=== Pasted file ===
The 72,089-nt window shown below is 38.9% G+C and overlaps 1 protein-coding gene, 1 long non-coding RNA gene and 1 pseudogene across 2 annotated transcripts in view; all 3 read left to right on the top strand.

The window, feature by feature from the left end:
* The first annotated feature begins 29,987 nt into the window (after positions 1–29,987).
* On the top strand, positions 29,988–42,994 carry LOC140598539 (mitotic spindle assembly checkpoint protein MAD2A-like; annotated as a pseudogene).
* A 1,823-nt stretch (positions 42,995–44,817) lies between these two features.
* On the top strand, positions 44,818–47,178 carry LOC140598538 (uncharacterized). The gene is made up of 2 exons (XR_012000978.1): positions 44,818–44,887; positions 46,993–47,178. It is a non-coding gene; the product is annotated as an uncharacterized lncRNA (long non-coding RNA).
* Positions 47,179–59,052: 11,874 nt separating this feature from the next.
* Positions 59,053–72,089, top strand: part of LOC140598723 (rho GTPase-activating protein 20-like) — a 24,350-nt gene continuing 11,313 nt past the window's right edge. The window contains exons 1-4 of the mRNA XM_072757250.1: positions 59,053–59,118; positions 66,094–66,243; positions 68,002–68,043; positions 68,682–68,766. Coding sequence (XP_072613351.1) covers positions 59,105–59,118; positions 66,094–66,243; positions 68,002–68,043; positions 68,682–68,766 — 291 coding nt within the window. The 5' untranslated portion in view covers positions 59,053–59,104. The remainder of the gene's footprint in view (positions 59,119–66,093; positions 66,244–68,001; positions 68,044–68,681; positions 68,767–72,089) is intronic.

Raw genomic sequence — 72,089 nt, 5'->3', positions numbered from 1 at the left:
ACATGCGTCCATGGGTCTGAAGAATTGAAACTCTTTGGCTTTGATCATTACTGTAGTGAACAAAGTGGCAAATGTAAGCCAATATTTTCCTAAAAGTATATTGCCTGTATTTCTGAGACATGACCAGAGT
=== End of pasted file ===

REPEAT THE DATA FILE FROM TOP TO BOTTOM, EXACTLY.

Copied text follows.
The 72,089-nt window shown below is 38.9% G+C and overlaps 1 protein-coding gene, 1 long non-coding RNA gene and 1 pseudogene across 2 annotated transcripts in view; all 3 read left to right on the top strand.

The window, feature by feature from the left end:
* The first annotated feature begins 29,987 nt into the window (after positions 1–29,987).
* On the top strand, positions 29,988–42,994 carry LOC140598539 (mitotic spindle assembly checkpoint protein MAD2A-like; annotated as a pseudogene).
* A 1,823-nt stretch (positions 42,995–44,817) lies between these two features.
* On the top strand, positions 44,818–47,178 carry LOC140598538 (uncharacterized). The gene is made up of 2 exons (XR_012000978.1): positions 44,818–44,887; positions 46,993–47,178. It is a non-coding gene; the product is annotated as an uncharacterized lncRNA (long non-coding RNA).
* Positions 47,179–59,052: 11,874 nt separating this feature from the next.
* Positions 59,053–72,089, top strand: part of LOC140598723 (rho GTPase-activating protein 20-like) — a 24,350-nt gene continuing 11,313 nt past the window's right edge. The window contains exons 1-4 of the mRNA XM_072757250.1: positions 59,053–59,118; positions 66,094–66,243; positions 68,002–68,043; positions 68,682–68,766. Coding sequence (XP_072613351.1) covers positions 59,105–59,118; positions 66,094–66,243; positions 68,002–68,043; positions 68,682–68,766 — 291 coding nt within the window. The 5' untranslated portion in view covers positions 59,053–59,104. The remainder of the gene's footprint in view (positions 59,119–66,093; positions 66,244–68,001; positions 68,044–68,681; positions 68,767–72,089) is intronic.

Raw genomic sequence — 72,089 nt, 5'->3', positions numbered from 1 at the left:
ACATGCGTCCATGGGTCTGAAGAATTGAAACTCTTTGGCTTTGATCATTACTGTAGTGAACAAAGTGGCAAATGTAAGCCAATATTTTCCTAAAAGTATATTGCCTGTATTTCTGAGACATGACCAGAGT